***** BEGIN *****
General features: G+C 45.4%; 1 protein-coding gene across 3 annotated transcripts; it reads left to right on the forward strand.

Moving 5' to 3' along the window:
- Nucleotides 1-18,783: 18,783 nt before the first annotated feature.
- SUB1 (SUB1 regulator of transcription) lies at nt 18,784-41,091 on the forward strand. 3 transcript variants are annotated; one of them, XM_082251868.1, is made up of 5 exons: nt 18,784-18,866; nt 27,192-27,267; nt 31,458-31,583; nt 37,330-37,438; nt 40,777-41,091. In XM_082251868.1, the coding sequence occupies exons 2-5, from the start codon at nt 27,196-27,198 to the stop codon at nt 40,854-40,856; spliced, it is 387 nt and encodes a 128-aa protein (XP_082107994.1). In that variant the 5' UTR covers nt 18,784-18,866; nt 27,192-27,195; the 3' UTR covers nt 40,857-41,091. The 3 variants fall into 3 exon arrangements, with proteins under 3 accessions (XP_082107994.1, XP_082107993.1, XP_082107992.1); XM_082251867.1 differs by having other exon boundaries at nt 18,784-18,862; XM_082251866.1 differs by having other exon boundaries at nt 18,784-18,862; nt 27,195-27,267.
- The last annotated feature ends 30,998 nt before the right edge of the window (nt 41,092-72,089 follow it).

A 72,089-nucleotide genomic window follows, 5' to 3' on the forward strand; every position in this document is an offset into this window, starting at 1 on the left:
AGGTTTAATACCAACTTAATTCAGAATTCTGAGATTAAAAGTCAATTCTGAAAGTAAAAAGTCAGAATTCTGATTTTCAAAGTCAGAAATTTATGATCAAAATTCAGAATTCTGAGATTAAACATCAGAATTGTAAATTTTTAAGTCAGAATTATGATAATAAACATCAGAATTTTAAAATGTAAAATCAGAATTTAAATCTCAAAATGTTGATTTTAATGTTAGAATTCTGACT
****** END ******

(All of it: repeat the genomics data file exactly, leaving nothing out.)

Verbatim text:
General features: G+C 45.4%; 1 protein-coding gene across 3 annotated transcripts; it reads left to right on the forward strand.

Moving 5' to 3' along the window:
- Nucleotides 1-18,783: 18,783 nt before the first annotated feature.
- SUB1 (SUB1 regulator of transcription) lies at nt 18,784-41,091 on the forward strand. 3 transcript variants are annotated; one of them, XM_082251868.1, is made up of 5 exons: nt 18,784-18,866; nt 27,192-27,267; nt 31,458-31,583; nt 37,330-37,438; nt 40,777-41,091. In XM_082251868.1, the coding sequence occupies exons 2-5, from the start codon at nt 27,196-27,198 to the stop codon at nt 40,854-40,856; spliced, it is 387 nt and encodes a 128-aa protein (XP_082107994.1). In that variant the 5' UTR covers nt 18,784-18,866; nt 27,192-27,195; the 3' UTR covers nt 40,857-41,091. The 3 variants fall into 3 exon arrangements, with proteins under 3 accessions (XP_082107994.1, XP_082107993.1, XP_082107992.1); XM_082251867.1 differs by having other exon boundaries at nt 18,784-18,862; XM_082251866.1 differs by having other exon boundaries at nt 18,784-18,862; nt 27,195-27,267.
- The last annotated feature ends 30,998 nt before the right edge of the window (nt 41,092-72,089 follow it).

A 72,089-nucleotide genomic window follows, 5' to 3' on the forward strand; every position in this document is an offset into this window, starting at 1 on the left:
AGGTTTAATACCAACTTAATTCAGAATTCTGAGATTAAAAGTCAATTCTGAAAGTAAAAAGTCAGAATTCTGATTTTCAAAGTCAGAAATTTATGATCAAAATTCAGAATTCTGAGATTAAACATCAGAATTGTAAATTTTTAAGTCAGAATTATGATAATAAACATCAGAATTTTAAAATGTAAAATCAGAATTTAAATCTCAAAATGTTGATTTTAATGTTAGAATTCTGACT